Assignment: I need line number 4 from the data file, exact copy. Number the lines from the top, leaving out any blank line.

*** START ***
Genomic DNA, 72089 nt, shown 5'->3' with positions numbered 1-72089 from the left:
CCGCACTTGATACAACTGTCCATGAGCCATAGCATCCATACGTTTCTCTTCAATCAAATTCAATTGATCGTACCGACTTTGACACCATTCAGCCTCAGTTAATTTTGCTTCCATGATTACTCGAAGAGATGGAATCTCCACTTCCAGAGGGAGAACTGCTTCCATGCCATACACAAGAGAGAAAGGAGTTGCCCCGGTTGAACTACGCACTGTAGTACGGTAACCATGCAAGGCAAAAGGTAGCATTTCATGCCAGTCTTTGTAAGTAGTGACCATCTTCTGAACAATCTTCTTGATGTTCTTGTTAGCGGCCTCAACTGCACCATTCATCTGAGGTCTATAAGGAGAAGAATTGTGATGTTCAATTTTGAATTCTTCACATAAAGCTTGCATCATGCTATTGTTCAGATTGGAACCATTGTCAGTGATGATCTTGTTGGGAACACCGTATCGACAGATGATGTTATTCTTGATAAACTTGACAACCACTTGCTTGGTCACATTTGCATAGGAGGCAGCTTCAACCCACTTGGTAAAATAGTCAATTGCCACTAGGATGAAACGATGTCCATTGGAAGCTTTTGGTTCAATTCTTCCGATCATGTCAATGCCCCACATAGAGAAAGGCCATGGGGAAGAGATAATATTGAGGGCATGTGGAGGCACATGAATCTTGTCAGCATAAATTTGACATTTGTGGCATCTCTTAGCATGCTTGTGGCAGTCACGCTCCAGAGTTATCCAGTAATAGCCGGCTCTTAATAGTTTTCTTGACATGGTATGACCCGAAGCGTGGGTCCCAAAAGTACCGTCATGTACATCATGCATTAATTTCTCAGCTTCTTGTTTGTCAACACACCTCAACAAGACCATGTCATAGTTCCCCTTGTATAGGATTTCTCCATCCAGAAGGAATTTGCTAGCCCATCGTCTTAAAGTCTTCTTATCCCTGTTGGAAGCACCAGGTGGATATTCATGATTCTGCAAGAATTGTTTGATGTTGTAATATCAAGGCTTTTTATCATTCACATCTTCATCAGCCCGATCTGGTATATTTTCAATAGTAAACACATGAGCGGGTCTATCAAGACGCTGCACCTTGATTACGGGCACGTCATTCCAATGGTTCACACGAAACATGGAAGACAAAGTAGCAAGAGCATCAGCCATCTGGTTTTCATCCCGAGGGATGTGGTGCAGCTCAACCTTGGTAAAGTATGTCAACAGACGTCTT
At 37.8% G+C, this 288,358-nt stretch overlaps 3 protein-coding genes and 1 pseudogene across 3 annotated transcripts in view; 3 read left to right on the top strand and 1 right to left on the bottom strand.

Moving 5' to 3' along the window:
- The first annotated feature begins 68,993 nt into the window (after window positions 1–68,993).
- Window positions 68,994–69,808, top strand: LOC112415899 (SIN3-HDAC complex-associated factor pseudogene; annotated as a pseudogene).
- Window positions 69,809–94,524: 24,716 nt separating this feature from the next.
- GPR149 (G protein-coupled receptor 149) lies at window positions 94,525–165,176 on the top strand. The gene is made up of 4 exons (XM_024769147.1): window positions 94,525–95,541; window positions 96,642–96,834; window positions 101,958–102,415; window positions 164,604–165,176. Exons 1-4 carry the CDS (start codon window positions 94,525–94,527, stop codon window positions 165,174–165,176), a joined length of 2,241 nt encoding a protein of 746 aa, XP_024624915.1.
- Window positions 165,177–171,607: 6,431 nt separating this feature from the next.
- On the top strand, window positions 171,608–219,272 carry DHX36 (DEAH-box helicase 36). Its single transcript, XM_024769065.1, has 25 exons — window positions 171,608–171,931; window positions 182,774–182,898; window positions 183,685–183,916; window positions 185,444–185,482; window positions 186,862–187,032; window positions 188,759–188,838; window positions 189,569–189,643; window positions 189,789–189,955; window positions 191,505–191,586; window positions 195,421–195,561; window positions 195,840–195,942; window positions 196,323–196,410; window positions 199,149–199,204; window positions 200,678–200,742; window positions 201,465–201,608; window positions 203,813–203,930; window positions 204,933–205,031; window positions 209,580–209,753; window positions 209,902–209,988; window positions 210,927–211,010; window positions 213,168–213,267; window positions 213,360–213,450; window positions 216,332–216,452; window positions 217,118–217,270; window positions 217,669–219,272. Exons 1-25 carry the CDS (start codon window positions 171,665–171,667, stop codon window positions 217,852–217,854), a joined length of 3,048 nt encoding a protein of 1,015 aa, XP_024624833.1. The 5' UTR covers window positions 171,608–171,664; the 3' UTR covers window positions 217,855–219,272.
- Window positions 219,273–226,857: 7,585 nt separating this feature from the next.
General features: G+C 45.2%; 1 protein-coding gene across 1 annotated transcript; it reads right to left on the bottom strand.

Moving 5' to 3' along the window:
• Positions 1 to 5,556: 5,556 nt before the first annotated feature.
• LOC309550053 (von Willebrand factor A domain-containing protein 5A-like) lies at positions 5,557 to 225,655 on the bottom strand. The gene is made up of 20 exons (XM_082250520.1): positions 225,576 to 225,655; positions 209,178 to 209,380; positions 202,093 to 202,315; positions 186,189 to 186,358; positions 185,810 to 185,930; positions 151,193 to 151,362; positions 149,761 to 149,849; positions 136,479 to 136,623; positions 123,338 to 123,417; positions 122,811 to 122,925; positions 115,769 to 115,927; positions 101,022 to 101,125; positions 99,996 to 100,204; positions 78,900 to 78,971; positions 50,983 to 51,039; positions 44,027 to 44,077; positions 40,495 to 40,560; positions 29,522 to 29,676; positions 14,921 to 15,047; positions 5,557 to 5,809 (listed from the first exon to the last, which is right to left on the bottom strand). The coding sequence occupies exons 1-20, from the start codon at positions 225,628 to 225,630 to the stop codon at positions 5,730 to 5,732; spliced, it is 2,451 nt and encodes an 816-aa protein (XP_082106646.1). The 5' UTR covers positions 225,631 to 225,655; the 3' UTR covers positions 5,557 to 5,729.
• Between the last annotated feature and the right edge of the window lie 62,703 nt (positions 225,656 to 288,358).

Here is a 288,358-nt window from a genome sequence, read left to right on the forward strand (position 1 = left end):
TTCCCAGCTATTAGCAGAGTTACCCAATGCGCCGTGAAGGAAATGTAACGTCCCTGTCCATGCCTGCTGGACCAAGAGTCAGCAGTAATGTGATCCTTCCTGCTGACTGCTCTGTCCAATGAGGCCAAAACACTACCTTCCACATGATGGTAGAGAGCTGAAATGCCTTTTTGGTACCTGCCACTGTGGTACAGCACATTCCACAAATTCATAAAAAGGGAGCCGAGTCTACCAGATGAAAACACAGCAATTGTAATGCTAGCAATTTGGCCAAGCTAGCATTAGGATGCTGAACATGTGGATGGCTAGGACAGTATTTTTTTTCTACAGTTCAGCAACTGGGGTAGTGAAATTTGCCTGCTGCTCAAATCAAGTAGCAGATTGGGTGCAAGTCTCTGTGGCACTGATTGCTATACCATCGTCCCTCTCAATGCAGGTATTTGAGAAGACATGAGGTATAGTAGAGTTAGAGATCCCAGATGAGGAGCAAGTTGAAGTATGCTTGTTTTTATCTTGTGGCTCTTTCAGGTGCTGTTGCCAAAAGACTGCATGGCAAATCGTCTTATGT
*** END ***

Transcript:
Moving 5' to 3' along the window: